Lars Berglund, a professor at Wallenberg Wood Science Center at KTH, said that although optically transparent wood has been developed for microscopic samples in the study of wood anatomy, the KTH project introduces a way to use the material on a large scale. The finding was published in the American Chemical Society journal, Biomacromolecules.
“Transparent wood is a good material for solar cells, since it’s a low-cost, readily available and renewable resource,” said Berglund. “This becomes particularly important in covering large surfaces with solar cells.”
Transparent wood panels can also be used for windows, and semitransparent facades, when the idea is to let light in but maintain privacy.
The optically transparent wood is a type of wood veneer in which the lignin, a component of the cell walls, is removed chemically.
“When the lignin is removed, the wood becomes beautifully white. But because wood isn’t not naturally transparent, we achieve that effect with some nanoscale tailoring,” explained Berglund.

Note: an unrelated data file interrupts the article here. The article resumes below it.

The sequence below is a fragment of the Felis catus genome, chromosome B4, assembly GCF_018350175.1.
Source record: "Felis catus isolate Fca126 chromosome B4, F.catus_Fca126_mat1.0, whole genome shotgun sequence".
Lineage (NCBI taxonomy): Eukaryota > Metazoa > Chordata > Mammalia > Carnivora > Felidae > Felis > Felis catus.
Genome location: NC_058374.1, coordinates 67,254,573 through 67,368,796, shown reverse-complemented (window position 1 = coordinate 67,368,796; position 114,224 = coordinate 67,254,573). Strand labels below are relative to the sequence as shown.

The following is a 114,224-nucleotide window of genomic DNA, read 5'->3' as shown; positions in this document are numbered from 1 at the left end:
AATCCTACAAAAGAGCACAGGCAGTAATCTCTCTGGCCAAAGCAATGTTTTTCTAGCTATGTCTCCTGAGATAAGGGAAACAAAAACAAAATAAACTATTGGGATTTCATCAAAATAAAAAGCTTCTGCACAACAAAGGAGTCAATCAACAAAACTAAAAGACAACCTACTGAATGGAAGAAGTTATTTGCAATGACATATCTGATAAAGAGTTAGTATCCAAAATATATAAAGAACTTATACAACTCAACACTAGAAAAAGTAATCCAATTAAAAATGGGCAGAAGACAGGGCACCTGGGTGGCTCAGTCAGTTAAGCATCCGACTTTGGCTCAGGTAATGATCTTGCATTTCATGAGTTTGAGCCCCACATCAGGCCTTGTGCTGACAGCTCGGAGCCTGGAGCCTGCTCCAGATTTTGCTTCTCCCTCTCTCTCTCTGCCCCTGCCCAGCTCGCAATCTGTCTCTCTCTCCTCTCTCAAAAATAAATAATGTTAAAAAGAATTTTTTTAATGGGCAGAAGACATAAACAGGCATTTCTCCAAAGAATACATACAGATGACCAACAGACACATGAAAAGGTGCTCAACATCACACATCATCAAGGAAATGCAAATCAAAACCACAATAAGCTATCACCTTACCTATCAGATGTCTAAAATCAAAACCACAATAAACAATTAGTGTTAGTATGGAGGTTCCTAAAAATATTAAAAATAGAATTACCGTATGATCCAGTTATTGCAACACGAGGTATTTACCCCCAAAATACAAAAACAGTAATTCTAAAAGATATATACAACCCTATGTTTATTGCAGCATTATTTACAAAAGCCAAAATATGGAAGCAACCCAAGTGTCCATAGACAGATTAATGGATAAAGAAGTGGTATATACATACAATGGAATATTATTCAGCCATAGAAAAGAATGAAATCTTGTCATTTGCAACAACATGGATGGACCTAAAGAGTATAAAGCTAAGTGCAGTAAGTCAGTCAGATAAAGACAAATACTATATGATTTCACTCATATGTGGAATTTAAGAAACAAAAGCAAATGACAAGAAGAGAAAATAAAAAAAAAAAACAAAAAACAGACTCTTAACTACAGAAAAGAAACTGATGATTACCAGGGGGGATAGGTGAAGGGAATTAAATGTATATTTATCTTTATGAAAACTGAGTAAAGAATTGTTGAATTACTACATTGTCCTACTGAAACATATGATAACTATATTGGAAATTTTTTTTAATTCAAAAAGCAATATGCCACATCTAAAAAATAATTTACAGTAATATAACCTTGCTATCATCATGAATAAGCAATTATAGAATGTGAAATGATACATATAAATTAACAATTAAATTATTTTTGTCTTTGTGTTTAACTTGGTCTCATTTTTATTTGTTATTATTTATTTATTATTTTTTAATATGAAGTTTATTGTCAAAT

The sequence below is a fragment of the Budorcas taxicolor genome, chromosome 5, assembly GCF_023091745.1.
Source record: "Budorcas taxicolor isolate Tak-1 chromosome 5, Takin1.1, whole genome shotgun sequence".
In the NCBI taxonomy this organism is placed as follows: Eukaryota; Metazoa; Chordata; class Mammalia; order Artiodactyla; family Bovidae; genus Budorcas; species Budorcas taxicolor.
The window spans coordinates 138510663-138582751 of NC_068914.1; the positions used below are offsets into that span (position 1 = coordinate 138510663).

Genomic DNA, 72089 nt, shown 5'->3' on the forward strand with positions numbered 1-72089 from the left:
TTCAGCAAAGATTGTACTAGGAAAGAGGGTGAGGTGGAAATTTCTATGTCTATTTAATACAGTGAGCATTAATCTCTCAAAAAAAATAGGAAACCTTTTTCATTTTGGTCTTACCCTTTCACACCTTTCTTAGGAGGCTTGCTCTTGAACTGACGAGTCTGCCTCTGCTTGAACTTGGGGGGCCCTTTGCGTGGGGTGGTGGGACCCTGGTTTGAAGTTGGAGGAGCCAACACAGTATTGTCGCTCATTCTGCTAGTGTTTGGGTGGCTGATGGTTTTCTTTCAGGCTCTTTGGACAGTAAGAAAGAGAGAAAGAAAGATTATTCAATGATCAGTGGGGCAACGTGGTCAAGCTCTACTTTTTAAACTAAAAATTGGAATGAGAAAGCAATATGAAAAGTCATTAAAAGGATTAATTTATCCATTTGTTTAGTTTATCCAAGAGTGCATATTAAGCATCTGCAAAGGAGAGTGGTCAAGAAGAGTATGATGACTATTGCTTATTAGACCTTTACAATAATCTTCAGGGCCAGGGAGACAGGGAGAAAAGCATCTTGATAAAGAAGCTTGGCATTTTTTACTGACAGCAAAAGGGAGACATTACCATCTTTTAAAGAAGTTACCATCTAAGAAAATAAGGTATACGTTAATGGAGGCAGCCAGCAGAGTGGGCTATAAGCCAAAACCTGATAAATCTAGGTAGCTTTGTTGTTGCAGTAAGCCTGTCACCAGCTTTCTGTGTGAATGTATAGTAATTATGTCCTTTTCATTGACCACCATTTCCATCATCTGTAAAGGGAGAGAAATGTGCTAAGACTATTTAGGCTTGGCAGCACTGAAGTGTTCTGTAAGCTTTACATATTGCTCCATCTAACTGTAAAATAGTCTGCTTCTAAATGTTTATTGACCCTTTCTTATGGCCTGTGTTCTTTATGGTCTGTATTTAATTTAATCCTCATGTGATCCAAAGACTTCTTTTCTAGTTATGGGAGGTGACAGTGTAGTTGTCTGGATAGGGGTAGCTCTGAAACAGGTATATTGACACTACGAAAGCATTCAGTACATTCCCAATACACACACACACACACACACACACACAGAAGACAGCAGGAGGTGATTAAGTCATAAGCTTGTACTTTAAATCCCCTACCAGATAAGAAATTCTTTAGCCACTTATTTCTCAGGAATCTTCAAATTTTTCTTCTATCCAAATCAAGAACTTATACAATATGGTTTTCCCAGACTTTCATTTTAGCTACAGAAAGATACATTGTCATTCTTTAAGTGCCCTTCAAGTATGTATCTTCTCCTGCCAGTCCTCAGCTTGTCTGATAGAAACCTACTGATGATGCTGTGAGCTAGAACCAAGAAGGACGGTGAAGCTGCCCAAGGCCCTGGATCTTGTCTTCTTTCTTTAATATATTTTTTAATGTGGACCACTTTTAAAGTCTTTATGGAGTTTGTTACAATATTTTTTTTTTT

The white porous veneer substrate is impregnated with a transparent polymer and the optical properties of the two are then matched.
“No one has previously considered the possibility of creating larger transparent structures for use as solar cells and in buildings,” said Berglund. “Wood is by far the most used bio-based material in buildings. It is attractive that the material comes from renewable sources. It also offers excellent mechanical properties, including strength, toughness, low density and low thermal conductivity.”